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Richmond Webb manhandling Brian Cox (Cox is Browns D-Line coach)

Annually, a fresh crop of athletes embark on the journey of percieved NFL stardom. The lure of fame and fortune is enough to cast a heavy shadow over the often bitter realities. For every one athlete hoisting the Lomabardi Trophy overhead at the completion of the NFL season, there are thoudsands of shattered hopes and dreams littered across the landscape. Just as the Marines slogan, “many are called, few are chosen”. This reality is what makes the NFL’s success stories so remarkable.

Richmond Webb is one of few that not only realized the NFL dream; he seized it and catapaulted himself into an NFL legend. The former first round pick out of Texas A&M University was the 9th overall selection to the Miami Dolphins in the 1990 draft. Given his draft status, many would assume stardom was the next logical step. If this train of thought were logical the term “bust” would have no place in our current vernacular. Richmond Webb did go on to have a high level of success by starting day one of his rookie season and earning 7 consecutive Pro-Bowl births. Along with 5 All-Pro recognitions he was selected to the NFL’s ALL-Decade Team of the 90’s. Richmond Webbs array of accolades are noteworthy but his shining achievement thus far is being bestowed the honor of protecting the blind side of Hall of Fame Quarterback, Dan Marino. To some this may not carry much weight but when your team is in the same division as Hall of Fame defensive end Bruce Smith, the person you choose to match him up against twice a year becomes a weighty issue. In a 14 game (7 seasons) span Bruce Smith had 3.5 sacks against the Dolphins versus 88.5 in 79 games against other teams. I’m no math major but if those 79 other teams had a Richmond Webb on their line, Bruce Smith wouldn’t be sitting in Canton. Richmond Webb’s importance as a player was undeniable; this would then beg the question, “will he get into the Hall of Fame?’’.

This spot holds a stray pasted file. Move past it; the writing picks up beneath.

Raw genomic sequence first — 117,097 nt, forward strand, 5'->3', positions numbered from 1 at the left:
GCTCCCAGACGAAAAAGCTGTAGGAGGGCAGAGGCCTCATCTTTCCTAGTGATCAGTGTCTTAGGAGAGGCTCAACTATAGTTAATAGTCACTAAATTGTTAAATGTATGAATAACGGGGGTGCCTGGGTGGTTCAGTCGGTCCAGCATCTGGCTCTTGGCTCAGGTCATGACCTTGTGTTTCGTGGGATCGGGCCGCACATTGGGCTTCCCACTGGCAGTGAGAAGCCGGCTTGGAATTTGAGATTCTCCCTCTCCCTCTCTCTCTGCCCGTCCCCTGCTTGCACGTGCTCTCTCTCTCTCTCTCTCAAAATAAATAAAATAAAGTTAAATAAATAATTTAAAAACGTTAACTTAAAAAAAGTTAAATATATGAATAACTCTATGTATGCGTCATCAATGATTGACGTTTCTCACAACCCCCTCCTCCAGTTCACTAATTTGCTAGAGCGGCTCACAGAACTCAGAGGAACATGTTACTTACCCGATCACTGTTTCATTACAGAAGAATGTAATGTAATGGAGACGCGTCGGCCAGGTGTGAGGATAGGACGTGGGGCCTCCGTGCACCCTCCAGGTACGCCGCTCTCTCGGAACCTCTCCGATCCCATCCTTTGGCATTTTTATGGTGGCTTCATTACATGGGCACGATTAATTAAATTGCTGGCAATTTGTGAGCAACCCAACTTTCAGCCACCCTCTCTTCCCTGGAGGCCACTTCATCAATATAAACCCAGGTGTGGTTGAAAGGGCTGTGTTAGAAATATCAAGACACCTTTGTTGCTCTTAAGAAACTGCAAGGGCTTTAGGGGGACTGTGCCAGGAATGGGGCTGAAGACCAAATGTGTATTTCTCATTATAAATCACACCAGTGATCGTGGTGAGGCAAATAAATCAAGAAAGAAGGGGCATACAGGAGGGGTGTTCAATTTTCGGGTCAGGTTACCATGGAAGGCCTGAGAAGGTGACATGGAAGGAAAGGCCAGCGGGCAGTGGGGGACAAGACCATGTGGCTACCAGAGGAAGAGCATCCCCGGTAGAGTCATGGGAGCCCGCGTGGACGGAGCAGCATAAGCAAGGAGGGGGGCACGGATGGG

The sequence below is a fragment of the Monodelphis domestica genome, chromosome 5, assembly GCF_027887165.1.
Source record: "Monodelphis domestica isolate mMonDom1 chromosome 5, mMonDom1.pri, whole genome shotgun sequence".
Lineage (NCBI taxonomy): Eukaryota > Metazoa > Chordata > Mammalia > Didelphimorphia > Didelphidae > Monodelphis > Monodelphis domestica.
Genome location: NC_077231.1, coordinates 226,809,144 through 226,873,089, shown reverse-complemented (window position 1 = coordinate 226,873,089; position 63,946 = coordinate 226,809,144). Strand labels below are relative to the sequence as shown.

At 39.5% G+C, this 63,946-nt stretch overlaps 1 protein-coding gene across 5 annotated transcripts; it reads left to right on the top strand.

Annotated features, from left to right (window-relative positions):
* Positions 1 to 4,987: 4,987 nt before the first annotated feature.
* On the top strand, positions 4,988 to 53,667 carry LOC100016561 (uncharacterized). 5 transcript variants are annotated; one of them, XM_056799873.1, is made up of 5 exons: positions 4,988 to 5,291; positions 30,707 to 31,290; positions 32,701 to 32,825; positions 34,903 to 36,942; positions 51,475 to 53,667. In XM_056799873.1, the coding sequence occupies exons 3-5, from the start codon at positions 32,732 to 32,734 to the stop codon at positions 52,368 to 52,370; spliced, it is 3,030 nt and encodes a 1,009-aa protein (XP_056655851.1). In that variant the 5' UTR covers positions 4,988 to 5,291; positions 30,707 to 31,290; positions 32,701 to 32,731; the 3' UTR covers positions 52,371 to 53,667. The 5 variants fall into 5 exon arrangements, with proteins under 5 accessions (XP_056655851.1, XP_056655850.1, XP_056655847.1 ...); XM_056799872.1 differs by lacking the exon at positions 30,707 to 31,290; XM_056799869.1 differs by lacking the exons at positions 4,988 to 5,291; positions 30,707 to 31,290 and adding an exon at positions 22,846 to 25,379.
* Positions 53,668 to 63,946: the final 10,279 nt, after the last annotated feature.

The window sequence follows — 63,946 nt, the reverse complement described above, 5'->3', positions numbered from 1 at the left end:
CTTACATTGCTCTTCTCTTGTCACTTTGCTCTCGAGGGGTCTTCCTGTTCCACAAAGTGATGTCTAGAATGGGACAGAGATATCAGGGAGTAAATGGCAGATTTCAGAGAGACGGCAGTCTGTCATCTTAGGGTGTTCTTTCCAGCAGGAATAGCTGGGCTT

At one point in time some sportswriter took it upon himself to question the toughness of Richmond Webb. There were some scandalous speak of him being a “soft” football player. In the barbarian like world of football the last label a player wants is that of being soft. With these inferences orbiting around his legacay, it may be an uphill battle for the all coveted Hall of Fame nod. “What does he have to do to prove his toughness? Bruce Smith said “What is he supposed to do, cheap shot someone or be a dirty player? Smith added. After playing in Don Shula’s often finnesse offense it wasn’t until the arrival of Jimmy Johnson that Webb was able to utilize every facet of his ability. It must be noted that we aren’t talking about a struggling player that needed a coaching change to see his full potential. Richmond Webb was a Pro-Bowler after his rookie season, so his ability was never in question since day one! Richmond Webb played the position he was supposed to play the way it was supposed to be played. A left tackles job in the NFL is to keep the quarterback upright; Richmond Webb did it at a Hall of Fame level.